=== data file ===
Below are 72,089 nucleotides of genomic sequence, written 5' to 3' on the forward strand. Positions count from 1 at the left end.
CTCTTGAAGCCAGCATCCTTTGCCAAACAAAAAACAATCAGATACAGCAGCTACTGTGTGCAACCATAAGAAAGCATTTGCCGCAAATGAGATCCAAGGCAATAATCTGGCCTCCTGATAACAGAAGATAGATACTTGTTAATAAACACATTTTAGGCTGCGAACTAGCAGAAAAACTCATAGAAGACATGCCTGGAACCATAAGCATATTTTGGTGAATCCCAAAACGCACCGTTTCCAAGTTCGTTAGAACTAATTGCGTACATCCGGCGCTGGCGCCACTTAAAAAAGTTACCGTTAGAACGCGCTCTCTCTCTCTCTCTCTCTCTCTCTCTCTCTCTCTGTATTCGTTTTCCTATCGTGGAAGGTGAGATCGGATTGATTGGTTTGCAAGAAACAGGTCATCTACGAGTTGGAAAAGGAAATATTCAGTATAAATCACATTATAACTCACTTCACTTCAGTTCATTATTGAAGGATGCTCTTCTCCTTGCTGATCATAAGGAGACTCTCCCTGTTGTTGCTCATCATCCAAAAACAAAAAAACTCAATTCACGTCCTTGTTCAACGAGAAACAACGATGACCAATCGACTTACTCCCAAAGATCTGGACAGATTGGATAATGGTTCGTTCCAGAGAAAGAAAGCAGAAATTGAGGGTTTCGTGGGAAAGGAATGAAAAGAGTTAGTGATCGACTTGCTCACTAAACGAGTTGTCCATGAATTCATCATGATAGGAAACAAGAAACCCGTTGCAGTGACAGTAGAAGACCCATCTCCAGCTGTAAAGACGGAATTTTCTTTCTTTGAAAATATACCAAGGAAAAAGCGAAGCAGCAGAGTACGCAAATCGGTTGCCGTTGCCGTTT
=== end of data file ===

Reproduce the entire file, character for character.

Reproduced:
Below are 72,089 nucleotides of genomic sequence, written 5' to 3' on the forward strand. Positions count from 1 at the left end.
CTCTTGAAGCCAGCATCCTTTGCCAAACAAAAAACAATCAGATACAGCAGCTACTGTGTGCAACCATAAGAAAGCATTTGCCGCAAATGAGATCCAAGGCAATAATCTGGCCTCCTGATAACAGAAGATAGATACTTGTTAATAAACACATTTTAGGCTGCGAACTAGCAGAAAAACTCATAGAAGACATGCCTGGAACCATAAGCATATTTTGGTGAATCCCAAAACGCACCGTTTCCAAGTTCGTTAGAACTAATTGCGTACATCCGGCGCTGGCGCCACTTAAAAAAGTTACCGTTAGAACGCGCTCTCTCTCTCTCTCTCTCTCTCTCTCTCTCTCTCTGTATTCGTTTTCCTATCGTGGAAGGTGAGATCGGATTGATTGGTTTGCAAGAAACAGGTCATCTACGAGTTGGAAAAGGAAATATTCAGTATAAATCACATTATAACTCACTTCACTTCAGTTCATTATTGAAGGATGCTCTTCTCCTTGCTGATCATAAGGAGACTCTCCCTGTTGTTGCTCATCATCCAAAAACAAAAAAACTCAATTCACGTCCTTGTTCAACGAGAAACAACGATGACCAATCGACTTACTCCCAAAGATCTGGACAGATTGGATAATGGTTCGTTCCAGAGAAAGAAAGCAGAAATTGAGGGTTTCGTGGGAAAGGAATGAAAAGAGTTAGTGATCGACTTGCTCACTAAACGAGTTGTCCATGAATTCATCATGATAGGAAACAAGAAACCCGTTGCAGTGACAGTAGAAGACCCATCTCCAGCTGTAAAGACGGAATTTTCTTTCTTTGAAAATATACCAAGGAAAAAGCGAAGCAGCAGAGTACGCAAATCGGTTGCCGTTGCCGTTT